by Craig James

RP Data / Rismark Home Value Index (Released May 1; Forecast +0.3% in April; +11.5% over year)

There is a spattering of economic data releases over the coming week. On Monday, CommSec releases the quarterly State of the States report – a report examining the relative performances of the state and territory economies.

On Wednesday the Reserve Bank releases the private sector credit or lending figures for March. And the Bureau of Statistics (ABS) issues selected living cost indexes for a range of demographic groups.

On Thursday the Performance of Manufacturing index is released together with the RP Data / Rismark Home Value index while the ABS also releases data on import and export prices.

And on Friday, data on new home sales is released with figures on business inflation (producer prices).

However if there is a highlight over the week, it has to be the data on home prices. Seemingly everyone and the proverbial drover’s dog have an opinion about the solid growth of home prices. Some believe the stellar gains in home prices will be just a short-lived phenomenon caused by a temporary imbalance between supply and demand for homes. In other words, prices will soon ease. Others are more concerned, suggesting that a bubble is developing and if home prices continue to inflate, eventually the bubble will burst, causing strife for the broader economy.

The more likely result is the former scenario rather than the latter scenario. Certainly home prices have lifted markedly after a long period of sluggish growth. And the lift in prices is being confined to a small number of regions rather than being widespread. At the same time, there is also a supply response with the number of dwelling approvals soaring to record highs. Over the next year a raft of homes and apartments will be built, serving to meet the needs of Australia’s growing population.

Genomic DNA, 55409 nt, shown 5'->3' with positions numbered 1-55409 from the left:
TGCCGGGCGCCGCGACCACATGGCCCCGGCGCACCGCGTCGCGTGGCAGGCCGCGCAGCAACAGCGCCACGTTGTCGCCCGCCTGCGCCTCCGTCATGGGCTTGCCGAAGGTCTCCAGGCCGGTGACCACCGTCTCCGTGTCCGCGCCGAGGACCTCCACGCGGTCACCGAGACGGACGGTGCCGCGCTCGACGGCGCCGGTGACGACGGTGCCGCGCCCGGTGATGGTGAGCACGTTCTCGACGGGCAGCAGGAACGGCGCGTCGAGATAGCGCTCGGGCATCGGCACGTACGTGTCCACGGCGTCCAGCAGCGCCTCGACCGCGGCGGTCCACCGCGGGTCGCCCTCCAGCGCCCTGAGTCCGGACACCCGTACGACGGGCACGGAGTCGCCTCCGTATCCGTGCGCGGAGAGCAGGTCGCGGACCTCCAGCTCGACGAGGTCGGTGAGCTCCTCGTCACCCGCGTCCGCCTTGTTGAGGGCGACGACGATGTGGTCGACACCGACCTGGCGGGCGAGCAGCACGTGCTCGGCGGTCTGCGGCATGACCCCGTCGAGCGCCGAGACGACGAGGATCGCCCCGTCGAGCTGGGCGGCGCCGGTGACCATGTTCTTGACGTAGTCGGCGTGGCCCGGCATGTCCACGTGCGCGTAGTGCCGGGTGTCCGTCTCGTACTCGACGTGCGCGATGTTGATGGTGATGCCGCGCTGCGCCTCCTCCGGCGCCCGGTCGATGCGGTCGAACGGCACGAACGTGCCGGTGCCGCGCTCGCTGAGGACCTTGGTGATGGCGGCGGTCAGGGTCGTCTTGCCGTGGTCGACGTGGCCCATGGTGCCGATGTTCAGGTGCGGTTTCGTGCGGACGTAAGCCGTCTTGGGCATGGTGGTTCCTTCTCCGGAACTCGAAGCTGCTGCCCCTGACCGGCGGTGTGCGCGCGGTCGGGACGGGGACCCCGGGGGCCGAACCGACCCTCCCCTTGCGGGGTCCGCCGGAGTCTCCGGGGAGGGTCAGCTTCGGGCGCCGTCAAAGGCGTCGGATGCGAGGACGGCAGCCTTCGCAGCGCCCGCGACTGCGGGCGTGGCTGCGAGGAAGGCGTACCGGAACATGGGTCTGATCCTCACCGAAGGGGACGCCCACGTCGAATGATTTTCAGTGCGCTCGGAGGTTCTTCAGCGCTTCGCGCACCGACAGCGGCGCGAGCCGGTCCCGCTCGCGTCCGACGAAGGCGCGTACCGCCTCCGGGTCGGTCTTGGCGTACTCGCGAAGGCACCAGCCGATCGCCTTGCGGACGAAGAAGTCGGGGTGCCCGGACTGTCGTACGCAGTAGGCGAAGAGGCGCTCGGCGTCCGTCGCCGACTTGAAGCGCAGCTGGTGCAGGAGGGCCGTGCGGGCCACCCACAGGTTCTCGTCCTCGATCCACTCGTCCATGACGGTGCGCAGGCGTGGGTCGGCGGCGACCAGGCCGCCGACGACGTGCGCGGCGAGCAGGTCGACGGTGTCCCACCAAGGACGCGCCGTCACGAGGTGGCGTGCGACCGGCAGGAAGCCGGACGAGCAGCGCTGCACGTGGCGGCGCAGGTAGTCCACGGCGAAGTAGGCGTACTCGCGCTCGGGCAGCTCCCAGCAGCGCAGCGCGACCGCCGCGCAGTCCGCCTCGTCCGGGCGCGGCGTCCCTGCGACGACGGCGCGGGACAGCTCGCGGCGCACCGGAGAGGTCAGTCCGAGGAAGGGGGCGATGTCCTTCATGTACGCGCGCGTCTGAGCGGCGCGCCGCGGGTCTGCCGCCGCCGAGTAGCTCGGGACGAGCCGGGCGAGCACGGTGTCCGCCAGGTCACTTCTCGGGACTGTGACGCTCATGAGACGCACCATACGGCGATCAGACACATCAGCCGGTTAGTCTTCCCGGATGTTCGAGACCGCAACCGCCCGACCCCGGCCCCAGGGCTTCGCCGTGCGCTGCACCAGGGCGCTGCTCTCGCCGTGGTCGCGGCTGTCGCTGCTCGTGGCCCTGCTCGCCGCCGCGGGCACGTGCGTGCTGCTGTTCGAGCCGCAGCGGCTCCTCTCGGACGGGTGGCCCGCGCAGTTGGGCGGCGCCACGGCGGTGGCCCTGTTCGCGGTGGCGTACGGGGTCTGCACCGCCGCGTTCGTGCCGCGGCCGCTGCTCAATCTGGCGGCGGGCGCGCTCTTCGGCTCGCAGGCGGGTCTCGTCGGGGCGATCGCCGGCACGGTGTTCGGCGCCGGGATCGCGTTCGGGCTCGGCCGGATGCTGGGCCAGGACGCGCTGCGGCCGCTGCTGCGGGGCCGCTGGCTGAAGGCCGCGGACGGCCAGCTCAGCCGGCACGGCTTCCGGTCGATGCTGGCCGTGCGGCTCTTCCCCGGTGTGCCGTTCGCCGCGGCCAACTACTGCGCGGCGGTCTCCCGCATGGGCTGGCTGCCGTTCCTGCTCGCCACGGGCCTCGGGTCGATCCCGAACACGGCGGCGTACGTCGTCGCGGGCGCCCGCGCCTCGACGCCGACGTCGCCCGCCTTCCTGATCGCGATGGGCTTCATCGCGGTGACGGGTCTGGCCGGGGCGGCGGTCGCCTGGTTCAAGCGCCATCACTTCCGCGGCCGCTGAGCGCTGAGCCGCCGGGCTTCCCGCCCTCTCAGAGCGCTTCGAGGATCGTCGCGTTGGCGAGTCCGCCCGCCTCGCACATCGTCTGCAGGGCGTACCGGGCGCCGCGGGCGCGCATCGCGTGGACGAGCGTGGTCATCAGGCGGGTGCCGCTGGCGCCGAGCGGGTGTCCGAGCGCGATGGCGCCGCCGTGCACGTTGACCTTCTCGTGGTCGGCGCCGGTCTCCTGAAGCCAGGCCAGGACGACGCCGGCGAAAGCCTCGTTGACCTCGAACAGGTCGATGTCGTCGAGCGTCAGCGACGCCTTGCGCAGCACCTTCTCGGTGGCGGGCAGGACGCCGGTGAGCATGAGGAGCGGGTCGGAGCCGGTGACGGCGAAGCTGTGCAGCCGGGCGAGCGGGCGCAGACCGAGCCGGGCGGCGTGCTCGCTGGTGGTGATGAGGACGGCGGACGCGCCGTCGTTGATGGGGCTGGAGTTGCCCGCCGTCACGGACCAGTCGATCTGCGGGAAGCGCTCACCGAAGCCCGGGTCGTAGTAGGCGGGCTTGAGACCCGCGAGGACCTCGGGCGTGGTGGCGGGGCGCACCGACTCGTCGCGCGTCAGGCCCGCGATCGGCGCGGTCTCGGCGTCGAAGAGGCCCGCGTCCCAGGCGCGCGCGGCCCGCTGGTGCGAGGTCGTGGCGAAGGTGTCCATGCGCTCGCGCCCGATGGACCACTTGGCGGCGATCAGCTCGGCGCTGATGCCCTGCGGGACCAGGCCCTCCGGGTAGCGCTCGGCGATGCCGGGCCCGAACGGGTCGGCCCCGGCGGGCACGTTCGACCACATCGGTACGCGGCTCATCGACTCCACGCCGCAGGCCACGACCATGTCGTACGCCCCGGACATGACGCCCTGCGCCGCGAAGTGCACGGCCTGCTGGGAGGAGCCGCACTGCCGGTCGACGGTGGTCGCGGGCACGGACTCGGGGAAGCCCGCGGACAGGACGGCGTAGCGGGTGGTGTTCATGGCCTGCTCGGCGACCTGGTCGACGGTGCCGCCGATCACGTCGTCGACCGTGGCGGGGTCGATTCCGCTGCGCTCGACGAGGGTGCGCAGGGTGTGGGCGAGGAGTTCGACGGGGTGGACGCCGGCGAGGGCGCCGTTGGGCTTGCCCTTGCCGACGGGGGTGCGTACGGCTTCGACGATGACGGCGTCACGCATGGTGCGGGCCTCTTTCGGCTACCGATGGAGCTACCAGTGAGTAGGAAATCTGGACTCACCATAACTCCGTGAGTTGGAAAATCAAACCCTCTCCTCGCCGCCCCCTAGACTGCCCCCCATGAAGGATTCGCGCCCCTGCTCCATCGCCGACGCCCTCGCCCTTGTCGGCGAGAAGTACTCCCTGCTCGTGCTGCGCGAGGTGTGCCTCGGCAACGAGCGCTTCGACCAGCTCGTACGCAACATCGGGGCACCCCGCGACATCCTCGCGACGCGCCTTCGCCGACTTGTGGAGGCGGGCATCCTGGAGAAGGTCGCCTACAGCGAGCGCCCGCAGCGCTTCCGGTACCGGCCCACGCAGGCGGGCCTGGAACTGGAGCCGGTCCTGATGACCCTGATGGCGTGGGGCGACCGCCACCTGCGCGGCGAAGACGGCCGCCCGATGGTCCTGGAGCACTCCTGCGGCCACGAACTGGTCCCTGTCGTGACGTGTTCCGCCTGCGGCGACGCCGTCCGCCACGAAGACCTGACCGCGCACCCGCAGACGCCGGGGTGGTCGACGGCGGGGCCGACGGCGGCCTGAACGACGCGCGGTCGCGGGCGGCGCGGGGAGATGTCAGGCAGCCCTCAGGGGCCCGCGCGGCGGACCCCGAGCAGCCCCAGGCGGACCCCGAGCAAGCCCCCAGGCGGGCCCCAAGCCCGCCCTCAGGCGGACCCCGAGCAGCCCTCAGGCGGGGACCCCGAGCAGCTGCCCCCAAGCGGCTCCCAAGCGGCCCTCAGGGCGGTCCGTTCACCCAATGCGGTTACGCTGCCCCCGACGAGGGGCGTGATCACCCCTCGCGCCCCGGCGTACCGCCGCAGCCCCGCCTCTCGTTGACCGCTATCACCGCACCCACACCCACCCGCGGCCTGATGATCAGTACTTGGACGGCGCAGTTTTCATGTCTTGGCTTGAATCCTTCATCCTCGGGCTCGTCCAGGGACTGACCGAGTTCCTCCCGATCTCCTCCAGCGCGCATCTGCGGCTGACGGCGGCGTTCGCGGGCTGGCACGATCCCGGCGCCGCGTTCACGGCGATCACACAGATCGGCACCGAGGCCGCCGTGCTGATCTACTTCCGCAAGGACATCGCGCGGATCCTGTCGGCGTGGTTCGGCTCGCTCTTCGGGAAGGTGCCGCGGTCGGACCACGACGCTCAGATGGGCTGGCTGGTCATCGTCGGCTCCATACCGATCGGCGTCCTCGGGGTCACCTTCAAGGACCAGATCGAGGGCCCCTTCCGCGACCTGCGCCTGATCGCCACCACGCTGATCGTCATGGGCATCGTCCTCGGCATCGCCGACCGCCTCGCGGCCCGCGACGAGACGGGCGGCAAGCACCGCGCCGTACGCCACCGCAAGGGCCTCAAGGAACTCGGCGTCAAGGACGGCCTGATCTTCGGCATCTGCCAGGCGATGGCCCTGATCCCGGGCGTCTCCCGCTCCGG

The latest daily data from RP Data shows that growth in home prices remains polarised with Sydney prices up 17.4 per cent over the past year with Melbourne prices up 12 per cent with Brisbane-Gold Coast prices up 6.4 per cent, Perth prices up 5.7 per cent and Adelaide prices only 3.7 per cent higher than a year ago. Overall, the 5-city aggregate measure of home prices is up 11.7 per cent on a year ago.

If you mention the term “housing bubble” outside Sydney or Melbourne, no doubt you’d get some strange looks as only Sydney and Melbourne prices are recording double-digit annual gains. But the risk is that investors will soon start to turn their attention to other capital city markets as Sydney and Melbourne markets become more over-valued.

The RP Data daily home value index has lifted just 0.4 per cent so far in April after recording average gains of 1.2 per cent a month from November to March.

Overseas: US employment grabs the spotlight

In the US, it’s not just the customary employment figures on the first Friday of the month that warrants attention. Also in the coming week Federal Reserve policymakers will hold a meeting, determining whether to continue winding bond purchases.

Kicking off the week in the US, is the release of the pending home sales index on Monday together with the Dallas Federal Reserve index.